UK PMIs Signal Omicron Rebound And Stubborn Inflation

Signs of a growth rebound and ongoing inflationary pressures from the latest purchasing manager indices will act as another green light for Bank of England policymakers, who look poised to hike interest rates again in March and May.

The latest UK purchasing manager indices will tick a lot of boxes for Bank of England policymakers.

Firstly – and perhaps unsurprisingly – the services index jumped by almost seven points to 60.8, the highest reading since the reopenings last spring. Admittedly we should probably avoid reading too much into the size of that increase, given it's consistent with what we’ve seen just after other bouts of Covid turbulence. Ultimately, these indices are simply telling us that a greater proportion of firms are seeing increases in output as government restrictions and Covid caution eases, and the read-across to GDP hasn't always been great.

Nevertheless, it’s yet another hint that Omicron has done very little lasting damage to the UK economy, and the data is consistent with what we’ve seen with just about every other high-frequency indicator. The chart below shows that mobility and card spending (at least related to socializing and workplaces) is virtually back to pre-Omicron levels. The most recent edition of the ONS business survey also pointed to reduced staff illness now Covid-19 case rates have subsided.

After only a fairly mild hit to December’s monthly GDP, we think we could see successive rebounds in January and February. Overall first-quarter GDP growth could be in the region of 0.5%.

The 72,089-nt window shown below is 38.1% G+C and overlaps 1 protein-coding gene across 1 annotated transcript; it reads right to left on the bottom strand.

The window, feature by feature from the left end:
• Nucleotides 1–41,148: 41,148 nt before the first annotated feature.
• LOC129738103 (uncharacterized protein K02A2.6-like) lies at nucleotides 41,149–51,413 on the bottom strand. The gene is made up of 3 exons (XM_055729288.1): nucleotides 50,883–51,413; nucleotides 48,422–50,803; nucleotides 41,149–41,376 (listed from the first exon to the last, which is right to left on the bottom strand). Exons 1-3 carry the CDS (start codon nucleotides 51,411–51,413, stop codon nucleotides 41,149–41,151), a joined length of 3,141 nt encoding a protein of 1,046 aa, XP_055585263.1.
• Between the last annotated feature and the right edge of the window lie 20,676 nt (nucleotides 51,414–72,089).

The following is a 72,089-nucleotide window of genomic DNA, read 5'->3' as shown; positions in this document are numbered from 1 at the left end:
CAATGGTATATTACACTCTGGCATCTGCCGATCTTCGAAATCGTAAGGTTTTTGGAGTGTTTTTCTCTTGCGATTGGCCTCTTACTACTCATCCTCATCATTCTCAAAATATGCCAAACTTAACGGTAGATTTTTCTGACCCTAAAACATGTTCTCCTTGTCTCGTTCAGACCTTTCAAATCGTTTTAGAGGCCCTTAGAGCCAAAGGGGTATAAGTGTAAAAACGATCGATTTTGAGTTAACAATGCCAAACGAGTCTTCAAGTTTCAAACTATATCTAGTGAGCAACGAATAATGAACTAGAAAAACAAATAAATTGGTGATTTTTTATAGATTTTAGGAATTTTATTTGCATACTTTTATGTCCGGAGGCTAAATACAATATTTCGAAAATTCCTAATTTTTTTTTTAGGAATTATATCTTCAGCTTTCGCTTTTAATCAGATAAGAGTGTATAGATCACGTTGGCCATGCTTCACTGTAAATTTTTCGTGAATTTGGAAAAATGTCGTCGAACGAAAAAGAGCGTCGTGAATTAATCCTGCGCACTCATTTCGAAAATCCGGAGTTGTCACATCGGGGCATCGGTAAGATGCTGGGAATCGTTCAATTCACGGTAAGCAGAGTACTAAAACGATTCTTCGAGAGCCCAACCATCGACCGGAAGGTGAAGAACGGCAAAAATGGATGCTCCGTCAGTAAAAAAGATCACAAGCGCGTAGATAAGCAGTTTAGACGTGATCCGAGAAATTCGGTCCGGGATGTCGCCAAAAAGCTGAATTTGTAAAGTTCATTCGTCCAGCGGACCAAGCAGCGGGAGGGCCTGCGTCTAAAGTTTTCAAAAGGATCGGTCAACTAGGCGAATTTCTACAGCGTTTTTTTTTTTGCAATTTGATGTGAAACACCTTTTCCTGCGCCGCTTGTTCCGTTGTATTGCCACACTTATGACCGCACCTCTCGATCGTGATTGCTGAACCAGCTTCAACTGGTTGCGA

Mobility and spending data points to post-Omicron rebound

Image Source: Macrobond, ING 

But it’s the survey’s findings on inflation that will really catch the attention of the Bank of England. The IHS Markit/CIPS press release cites “severe inflationary pressures” and the second-highest rate of cost pressure since the survey began in 1998. Much of the BoE’s recent hawkishness appears to be premised on its own survey evidence from its agents, which has pointed to circa 5% wage growth this year.

All of this is effectively another green light for a rate hike in March, though we have our doubts that policymakers will go for a sharper, 50 basis-point increase at that meeting. The committee narrowly opted against doing so in February on the basis that it would risk adding yet more fuel to 2022 rate hike expectations.

In practice, markets have ramped up expectations regardless, and investors are now pricing close to six rate rises for the remainder of 2022. We wouldn’t be surprised to see policymakers offer some modest pushback against this in the various speeches and testimonies this week.

Ultimately, we think markets are overestimating the pace of tightening this year. We expect hikes in March and May, and perhaps another later in the year, but that might be it. We expect some of the recent sources of wage pressure to ease later in the year, while the sharp increase in living costs will keep a lid on economic growth in coming quarters.

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